The financially stronger a municipality is, the more it can also invest out of its own general budget on top in its own local public transport. This may of course raise questions and problems under State aid law, and thus, questions concerning EU law. This type of financing is however possible in principle. According to the case law of the European Court of Justice (ECJ), the criterion of State aid is not met if specific parameters are fulfilled, e.g. the recipient undertaking has actually been entrusted with clearly defined public service obligations.
The linked transport associations around a large city are only partially prepared for current challenges, notably due to lack of budget. There are in particular financial issues and tough negotiations between the authorities involved. The need for punctual, cheap, safe, flexible and fast local transport is growing rapidly, especially in cities and metropolitan regions. The frequency must be increased and services must be further adapted to the needs of the users. In this way, the rural areas surrounding large cities can also be integrated into the metropolitan area. The authorities and LGs must invest more and more money. To do this, the municipalities are dependent on the help of the Länder. On the other hand, there is a great danger that local transport in rural areas, which are not close to a large city, will almost come to a standstill. Concepts for individualized transport are being developed for this purpose. Key considerations in this regard will be transport on demand, involving artificial intelligence and autonomous driving. However, this entails comparatively equally high costs. The RLGs will therefore be required to continue into the future by connecting and coordinating (transport) more deeply among each other. However, the RLGs are far from being able to achieve it – especially financially – by themselves. Hence, here too, major investments will have to be made, particularly by the Länder.
Benz A and Meineck A, ‘Sub-National Government and Regional Governance in Germany’ in Vincent Hoffmann-Martinot and Hellmut Wollmann (eds), State and Local Government Reforms in France and Germany (Springer 2016)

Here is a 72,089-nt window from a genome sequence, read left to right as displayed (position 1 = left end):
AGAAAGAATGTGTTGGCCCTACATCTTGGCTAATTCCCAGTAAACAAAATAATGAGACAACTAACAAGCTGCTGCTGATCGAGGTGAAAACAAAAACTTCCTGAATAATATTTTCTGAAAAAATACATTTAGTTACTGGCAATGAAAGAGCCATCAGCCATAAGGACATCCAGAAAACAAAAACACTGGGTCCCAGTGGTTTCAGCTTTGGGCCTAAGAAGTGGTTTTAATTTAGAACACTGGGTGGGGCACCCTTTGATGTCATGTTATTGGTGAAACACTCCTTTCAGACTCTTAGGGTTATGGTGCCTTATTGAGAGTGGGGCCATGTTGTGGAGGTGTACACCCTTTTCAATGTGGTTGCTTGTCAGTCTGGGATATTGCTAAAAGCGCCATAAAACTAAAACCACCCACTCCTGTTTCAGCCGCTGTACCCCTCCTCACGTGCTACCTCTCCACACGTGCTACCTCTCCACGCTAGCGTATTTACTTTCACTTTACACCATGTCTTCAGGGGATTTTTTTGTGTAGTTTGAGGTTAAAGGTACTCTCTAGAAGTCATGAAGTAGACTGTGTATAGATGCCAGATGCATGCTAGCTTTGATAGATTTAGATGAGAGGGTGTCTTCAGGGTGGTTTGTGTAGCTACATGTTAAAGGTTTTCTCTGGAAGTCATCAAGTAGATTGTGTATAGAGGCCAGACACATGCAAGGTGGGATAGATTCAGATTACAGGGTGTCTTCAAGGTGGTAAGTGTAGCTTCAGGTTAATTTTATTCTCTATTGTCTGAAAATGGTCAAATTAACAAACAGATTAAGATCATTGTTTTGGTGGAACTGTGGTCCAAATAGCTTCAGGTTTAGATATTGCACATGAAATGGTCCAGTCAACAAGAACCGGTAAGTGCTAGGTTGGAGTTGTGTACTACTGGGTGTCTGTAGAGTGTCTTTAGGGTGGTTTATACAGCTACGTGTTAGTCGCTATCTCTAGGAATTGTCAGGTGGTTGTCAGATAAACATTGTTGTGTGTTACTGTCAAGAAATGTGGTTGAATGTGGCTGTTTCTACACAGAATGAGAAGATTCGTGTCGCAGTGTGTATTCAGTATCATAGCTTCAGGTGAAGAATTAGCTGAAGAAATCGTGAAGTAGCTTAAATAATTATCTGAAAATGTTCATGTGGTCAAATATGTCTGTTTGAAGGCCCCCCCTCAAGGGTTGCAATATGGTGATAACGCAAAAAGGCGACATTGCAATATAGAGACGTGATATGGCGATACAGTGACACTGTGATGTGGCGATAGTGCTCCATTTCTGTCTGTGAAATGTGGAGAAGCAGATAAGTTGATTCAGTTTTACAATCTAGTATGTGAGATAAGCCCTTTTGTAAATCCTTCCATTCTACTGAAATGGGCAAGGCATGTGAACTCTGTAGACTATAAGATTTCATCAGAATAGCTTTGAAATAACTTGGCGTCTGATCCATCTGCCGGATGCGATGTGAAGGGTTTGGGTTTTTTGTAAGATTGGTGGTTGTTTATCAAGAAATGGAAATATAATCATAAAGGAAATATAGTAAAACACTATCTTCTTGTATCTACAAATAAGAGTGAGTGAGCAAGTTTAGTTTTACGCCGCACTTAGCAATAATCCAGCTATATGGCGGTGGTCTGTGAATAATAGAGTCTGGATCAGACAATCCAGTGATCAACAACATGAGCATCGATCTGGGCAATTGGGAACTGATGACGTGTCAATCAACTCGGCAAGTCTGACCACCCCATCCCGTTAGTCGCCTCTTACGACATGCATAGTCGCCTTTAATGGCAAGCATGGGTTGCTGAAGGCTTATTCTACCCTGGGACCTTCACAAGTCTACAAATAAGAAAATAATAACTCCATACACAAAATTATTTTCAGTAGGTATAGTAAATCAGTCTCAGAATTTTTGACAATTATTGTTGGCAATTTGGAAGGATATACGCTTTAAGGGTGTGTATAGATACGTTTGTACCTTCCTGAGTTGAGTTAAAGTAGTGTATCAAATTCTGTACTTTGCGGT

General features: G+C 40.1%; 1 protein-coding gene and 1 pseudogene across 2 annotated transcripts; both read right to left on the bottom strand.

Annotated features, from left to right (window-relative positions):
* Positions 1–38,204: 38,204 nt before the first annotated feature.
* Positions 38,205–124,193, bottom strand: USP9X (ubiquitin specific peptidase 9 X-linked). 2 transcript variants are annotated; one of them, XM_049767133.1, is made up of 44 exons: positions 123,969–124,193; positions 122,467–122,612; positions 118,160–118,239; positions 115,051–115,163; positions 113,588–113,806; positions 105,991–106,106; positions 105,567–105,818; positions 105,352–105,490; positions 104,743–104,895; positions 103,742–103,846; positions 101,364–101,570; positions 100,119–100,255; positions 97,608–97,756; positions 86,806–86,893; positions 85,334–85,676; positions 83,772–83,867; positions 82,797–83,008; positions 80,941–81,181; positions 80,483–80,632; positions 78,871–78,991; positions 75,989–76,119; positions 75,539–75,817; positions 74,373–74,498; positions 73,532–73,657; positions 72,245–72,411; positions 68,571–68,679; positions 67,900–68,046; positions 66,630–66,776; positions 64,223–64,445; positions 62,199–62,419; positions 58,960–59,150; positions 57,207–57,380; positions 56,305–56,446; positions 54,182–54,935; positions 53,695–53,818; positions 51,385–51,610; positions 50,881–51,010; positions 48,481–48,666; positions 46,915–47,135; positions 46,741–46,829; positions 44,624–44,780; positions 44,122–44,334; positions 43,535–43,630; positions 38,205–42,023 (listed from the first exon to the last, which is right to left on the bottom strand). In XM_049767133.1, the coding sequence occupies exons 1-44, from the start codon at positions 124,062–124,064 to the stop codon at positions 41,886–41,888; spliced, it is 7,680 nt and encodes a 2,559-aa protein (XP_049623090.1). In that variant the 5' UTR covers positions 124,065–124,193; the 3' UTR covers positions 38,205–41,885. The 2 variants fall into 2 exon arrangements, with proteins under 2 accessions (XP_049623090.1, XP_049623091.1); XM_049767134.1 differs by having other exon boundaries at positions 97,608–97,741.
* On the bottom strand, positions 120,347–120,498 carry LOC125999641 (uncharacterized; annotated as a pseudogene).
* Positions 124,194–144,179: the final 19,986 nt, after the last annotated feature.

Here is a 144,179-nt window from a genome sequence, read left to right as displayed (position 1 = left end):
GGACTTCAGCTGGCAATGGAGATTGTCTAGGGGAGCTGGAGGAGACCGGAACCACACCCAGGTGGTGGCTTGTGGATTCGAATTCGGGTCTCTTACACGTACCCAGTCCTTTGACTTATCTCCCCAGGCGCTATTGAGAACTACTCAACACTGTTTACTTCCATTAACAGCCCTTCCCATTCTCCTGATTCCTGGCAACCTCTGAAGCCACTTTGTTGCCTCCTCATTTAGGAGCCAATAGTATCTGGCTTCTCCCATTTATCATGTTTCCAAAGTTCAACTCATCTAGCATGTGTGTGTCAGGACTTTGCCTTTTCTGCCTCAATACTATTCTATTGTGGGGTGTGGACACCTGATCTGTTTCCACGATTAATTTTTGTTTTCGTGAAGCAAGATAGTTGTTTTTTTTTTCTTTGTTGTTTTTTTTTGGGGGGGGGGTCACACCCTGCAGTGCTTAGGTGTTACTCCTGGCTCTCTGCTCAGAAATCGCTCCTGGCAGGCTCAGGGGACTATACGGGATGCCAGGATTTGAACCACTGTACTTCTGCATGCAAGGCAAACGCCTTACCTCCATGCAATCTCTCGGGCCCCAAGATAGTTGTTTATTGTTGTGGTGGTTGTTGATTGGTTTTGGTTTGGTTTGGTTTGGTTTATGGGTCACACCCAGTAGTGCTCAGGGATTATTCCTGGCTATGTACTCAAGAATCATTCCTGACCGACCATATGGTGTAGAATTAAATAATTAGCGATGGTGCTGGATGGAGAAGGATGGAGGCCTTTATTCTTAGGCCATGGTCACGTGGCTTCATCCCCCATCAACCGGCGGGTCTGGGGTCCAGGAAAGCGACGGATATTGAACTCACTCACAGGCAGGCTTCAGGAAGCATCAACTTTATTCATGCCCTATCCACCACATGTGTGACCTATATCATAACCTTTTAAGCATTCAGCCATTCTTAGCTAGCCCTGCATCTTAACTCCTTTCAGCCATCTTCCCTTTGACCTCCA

Burgi M, Kommunalrecht (CH Beck 2018)
Jarass H, ‘Aktivitäten kommunaler Unternehmen außerhalb des Gemeindegebiets, insbesondere im öffentlichen Personennahverkehr‘ (2006) Deutsches Verwaltungsblatt 1
Jung C and Deuster J, ‘Europäische Kommission genehmigt ÖPNV-Finanzierungssystem des Verkehrsverbunds Rhein-Ruhr‘ (2011) IR 148
— — and Michaels S, ‘Fusionskontrolle in einem sich wandelnden ÖPNV-Markt’ (2005) 3 IR 55
Kersten J, ‘Demographie als Verwaltungsaufgabe‘ (2007) 38 Die Verwaltung 309.
Oebbecke J, ‘Der öffentliche Dienstleistungsauftrag nach der VO (EG) 1370/2007‘ (2019) Neue Zeitschrift für Verwaltungsrecht 1724 Runge D and Werner J, ‘Der “Berliner Verkehrsvertrag“: Verkehrsvertrag zwischen dem Land Berlin und den Berliner Verkehrsbetrieben (BVG) AöR‘(2009) IR 268.
 Arthur Benz and Anna Meineck, ‘Sub-National Government and Regional Governance in Germany’ in Vincent Hoffmann-Martinot and Hellmut Wollmann (eds), State and Local Government Reforms in France and Germany (Springer 2016) 69f.
 Martin Burgi, Kommunalrecht (CH Beck 2018) para 6 Rn 19; Jens Kersten, ‘Demographie als Verwaltungsaufgabe‘ (2007) 38 Die Verwaltung 309.
 Antitrust problems may occur due to the merger of various companies, see Christian Jung and Sascha Michaels, ‘Fusionskontrolle in einem sich wandelnden ÖPNV-Markt’ (2005) 3 IR 55.
 See: Burgi, Kommunalrecht, above, para17 Rn 24ff for more detailed descriptions of the establishment of municipal undertakings and the prohibition of their economic viability and public service obligations. For more details on the Berlin-Brandenburg Transport Association, see Diana Runge and Jan Werner, ‘Der “Berliner Verkehrsvertrag“: Verkehrsvertrag zwischen dem Land Berlin und den Berliner Verkehrsbetrieben (BVG) AöR‘(2009) IR 268.
 With regard to the establishment of municipal undertakings and the prohibition of economic efficiency or their obligation to serve the public good, see: Burgi, Kommunalrecht, above, 17 Rn 24ff.
 Janbernd Oebbecke, ‘Der öffentliche Dienstleistungsauftrag nach der VO (EG) 1370/2007‘ (2019) Neue Zeitschrift für Verwaltungsrecht 1724.
 See therefor also report section 2.2. on Municipal Housing Companies.
 Burgi, Kommunalrecht, above, para 18 Rn 17.
 Regarding this point, see Hans Jarass, ‘Aktivitäten kommunaler Unternehmen außerhalb des Gemeindegebiets, insbesondere im öffentlichen Personennahverkehr‘ (2006) Deutsches Verwaltungsblatt 1, 4ff.
 ECLI:EU:C:2003:415 (Altmark Trans). For all parameters, see Burgi, Kommunalrecht, above, para 17 Rn 29ff; Christian Jung, and Jan Deuster, ‘Europäische Kommission genehmigt ÖPNV-Finanzierungssystem des Verkehrsverbunds Rhein-Ruhr‘ (2011) IR 148; Oebbecke, ‘Der öffentliche Dienstleistungsauftrag nach der VO (EG) 1370/2007‘, above.